Let's say you run a business and your front door opens 310,000 times a day to let customers inside. Many are regulars, going in and out a few times daily. They are mostly strangers to each other, and once inside they spend a lot of time crowded together in small spaces. At any given time, some are running late and very cranky; others are lonely or wasted; buried in a tattered copy of The Da Vinci Code; and/or just plain nuts.
If you had just three reports of people being hurt or harassed each day, people would think you were doing a decent job on the safety front, right? Yes, unless you're a public-transit agency.
Those stats (number of "boardings" vs. crimes reported) belong to TriMet, which runs 600 buses and 150 MAX light-rail cars a day in and around Portland. The agency's been in the news quite a bit lately, following a stabbing, a beating, and a sexual assault in the past three months.
Big, honking caveat time: This is not meant to minimize any crimes, or dismiss the fear and suffering of victims a whit. But it seems worth noting that covering transit crime has some differences from bad acts happening elsewhere, and we media folk could do better. This coverage is important; aside from the obvious public-safety and accountability reasons, we also seem to care more about transit crimes.
I asked Sound Transit spokesperson Linda Robson why a bus-stop assault causes more uproar than one down the street at a regular corner. Her answer was a good one:The public is invited into transit stations by a public agency; we've asked them to take advantage of our services, so naturally they hold us accountable for what happens there.
She was kind enough not to mention another reason that transit stuff gets more air time – the ease of setting up these stories for broadcast: A news guy stands in front of the bus shelter, reports the latest incident, notes that Riders Are Worried. Boom, done.
As I've watched coverage of the most recent such crime here in Portland – a sexual assault reported to TriMet and police, but not reported to the public until the angry victim did so herself – I'm reminded of another way that transit-crime reporting is different.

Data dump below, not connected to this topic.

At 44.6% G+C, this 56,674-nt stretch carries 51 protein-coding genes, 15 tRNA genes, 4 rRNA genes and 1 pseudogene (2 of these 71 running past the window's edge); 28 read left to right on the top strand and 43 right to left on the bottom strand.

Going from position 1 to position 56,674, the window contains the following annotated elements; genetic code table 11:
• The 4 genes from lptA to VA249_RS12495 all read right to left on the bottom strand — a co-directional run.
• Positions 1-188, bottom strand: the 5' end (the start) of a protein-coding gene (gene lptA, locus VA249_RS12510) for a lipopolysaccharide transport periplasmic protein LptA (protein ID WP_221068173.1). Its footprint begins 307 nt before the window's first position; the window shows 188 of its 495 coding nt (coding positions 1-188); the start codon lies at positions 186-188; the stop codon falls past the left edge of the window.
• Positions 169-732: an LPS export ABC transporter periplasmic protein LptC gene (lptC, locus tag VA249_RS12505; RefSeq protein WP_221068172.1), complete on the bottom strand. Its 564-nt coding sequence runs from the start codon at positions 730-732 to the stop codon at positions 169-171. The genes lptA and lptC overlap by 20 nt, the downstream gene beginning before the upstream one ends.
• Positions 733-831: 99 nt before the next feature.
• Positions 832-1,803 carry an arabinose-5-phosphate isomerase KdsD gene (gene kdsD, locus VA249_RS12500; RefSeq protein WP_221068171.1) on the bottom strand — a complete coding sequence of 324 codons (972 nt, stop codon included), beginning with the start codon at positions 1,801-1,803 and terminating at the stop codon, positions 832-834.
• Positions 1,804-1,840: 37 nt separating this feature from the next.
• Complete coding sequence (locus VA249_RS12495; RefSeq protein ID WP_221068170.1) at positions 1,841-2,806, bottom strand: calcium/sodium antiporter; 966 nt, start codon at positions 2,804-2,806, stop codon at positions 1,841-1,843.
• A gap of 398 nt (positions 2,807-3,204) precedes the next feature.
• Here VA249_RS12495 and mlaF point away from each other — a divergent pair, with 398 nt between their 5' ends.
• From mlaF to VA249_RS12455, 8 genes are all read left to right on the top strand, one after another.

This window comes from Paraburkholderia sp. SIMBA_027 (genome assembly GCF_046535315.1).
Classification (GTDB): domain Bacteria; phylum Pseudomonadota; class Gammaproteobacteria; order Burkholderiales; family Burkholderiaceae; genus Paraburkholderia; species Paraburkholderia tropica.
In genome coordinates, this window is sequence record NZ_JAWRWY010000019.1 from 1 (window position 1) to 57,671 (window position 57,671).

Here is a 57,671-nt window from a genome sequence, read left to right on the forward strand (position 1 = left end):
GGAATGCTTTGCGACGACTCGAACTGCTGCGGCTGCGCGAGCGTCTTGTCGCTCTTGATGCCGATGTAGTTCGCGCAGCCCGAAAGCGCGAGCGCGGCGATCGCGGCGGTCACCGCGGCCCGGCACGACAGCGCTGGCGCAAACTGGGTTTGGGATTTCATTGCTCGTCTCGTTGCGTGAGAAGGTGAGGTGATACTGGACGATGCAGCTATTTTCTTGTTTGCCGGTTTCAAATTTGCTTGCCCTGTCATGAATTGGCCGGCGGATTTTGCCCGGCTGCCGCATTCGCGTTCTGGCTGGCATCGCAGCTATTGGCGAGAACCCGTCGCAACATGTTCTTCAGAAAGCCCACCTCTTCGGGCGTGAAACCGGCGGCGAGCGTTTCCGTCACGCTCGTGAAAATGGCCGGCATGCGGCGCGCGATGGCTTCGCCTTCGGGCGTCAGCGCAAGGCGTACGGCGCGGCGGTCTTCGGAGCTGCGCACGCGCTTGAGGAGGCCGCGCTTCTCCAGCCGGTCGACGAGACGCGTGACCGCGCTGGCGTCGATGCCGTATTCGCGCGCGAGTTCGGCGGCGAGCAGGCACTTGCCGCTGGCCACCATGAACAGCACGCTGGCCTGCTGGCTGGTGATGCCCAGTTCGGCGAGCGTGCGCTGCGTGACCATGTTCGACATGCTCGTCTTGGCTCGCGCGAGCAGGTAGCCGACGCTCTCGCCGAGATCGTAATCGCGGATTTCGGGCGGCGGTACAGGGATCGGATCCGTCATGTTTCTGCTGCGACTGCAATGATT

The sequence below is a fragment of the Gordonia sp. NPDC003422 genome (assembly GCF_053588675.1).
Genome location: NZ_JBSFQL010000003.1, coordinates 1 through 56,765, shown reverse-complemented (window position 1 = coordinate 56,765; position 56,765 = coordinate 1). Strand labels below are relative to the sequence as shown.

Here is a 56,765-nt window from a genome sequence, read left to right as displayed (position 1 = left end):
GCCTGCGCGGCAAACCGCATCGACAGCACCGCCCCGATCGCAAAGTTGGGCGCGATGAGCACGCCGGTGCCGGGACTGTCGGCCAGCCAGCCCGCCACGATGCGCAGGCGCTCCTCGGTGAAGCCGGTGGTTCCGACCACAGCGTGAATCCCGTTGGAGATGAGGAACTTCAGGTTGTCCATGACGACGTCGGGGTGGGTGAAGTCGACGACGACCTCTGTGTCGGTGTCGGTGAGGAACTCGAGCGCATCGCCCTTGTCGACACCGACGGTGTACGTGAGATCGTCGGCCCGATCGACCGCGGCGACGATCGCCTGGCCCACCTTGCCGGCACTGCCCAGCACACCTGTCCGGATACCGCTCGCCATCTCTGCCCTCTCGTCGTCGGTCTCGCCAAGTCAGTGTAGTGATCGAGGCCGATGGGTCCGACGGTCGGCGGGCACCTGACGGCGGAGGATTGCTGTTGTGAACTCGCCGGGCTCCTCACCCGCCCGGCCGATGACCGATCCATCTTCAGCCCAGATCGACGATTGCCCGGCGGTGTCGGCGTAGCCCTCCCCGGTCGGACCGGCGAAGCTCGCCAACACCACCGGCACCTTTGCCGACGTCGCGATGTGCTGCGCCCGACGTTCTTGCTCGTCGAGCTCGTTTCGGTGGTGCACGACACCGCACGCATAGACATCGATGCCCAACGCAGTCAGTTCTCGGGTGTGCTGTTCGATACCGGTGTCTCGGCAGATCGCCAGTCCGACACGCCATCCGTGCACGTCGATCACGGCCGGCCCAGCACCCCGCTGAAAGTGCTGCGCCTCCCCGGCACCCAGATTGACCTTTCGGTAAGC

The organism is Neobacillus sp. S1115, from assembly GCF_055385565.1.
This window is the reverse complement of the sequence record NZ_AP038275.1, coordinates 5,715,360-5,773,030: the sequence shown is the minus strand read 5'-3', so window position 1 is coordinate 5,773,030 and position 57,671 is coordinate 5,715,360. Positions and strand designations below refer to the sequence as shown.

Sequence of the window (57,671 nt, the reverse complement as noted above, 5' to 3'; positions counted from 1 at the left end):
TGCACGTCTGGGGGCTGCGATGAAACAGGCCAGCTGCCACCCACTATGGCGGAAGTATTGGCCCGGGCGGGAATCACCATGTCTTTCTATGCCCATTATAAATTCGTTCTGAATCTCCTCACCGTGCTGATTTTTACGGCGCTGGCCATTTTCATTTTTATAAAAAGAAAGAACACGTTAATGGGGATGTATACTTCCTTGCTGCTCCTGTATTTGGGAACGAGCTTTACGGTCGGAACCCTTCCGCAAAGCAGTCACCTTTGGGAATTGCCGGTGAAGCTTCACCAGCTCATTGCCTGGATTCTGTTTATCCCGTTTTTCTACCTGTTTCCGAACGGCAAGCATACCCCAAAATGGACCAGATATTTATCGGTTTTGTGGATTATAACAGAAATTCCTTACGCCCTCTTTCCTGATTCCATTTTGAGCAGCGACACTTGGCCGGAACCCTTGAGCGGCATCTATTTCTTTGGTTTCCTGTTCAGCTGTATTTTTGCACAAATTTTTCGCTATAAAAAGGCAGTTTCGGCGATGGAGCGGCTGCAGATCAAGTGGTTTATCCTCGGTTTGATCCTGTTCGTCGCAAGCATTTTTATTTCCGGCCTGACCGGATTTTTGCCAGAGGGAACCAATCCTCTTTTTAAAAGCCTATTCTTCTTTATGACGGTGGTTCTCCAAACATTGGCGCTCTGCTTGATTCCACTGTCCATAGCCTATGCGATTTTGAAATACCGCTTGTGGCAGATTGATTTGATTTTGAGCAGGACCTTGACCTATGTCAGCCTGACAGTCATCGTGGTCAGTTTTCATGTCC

Transit turf, in Portland, Seattle, and most other cities of any size, is patrolled and protected by a mix of city, county, and transit police, and public and private security. (And that doesn't even take into account the Guardian Angels or that guy who used to ride the No. 8 Metro bus in Seattle, who politely asked each embarking passenger to state her or his name, then wrote it down in crayon in his tattered notebook.) This shared turf spreads security costs across sprawling systems, but can muddy the chain of command for releasing public information.
Along with Robson in Seattle, I traded e-mail last week with Mary Fetsch, TriMet's communications czarina. I've yet to talk to a transit flak for Metro, Sound Transit, or TriMet and get a weasely answer about crime; dissemblers they ain't. TriMet's Fetsch added this after the crime numbers I'd requested: During our recent safety summits that [TriMet General Manager] Fred Hansen pulled together, he heard from the police that stated that in the past 18 months or so, they've seen an escalation in rowdy, obnoxious and intimidating behavior on parts of the system, and which is substantially more pronounced at night. So despite low reported incidents, we need to do more for the safety and perception of safety on the system.
All this ruminating has prompted a few ideas on ways mainstream media could better serve its readers/viewers around public-transit:
- Newspapers and news sites covering transit could regularly surf and then link to those community blogs that discuss the issue thoughtfully, with a minimum of ranting.
- News outlets could institute a regular feature with a designated citizen transit-rider who writes/blogs/talks for a week or a month, commenting on what she or he experiences. This isn't a replacement for reporting, but when bad stuff happens, there would be real context from regular riders familiar with the transit landscape, not another one of those "man on the street" features that rarely capture a real sense of the reactions out there.
- Instead of the usual maps that show past crime stats, post system-wide interactive maps that allow registered users to record transit incidents as they happen.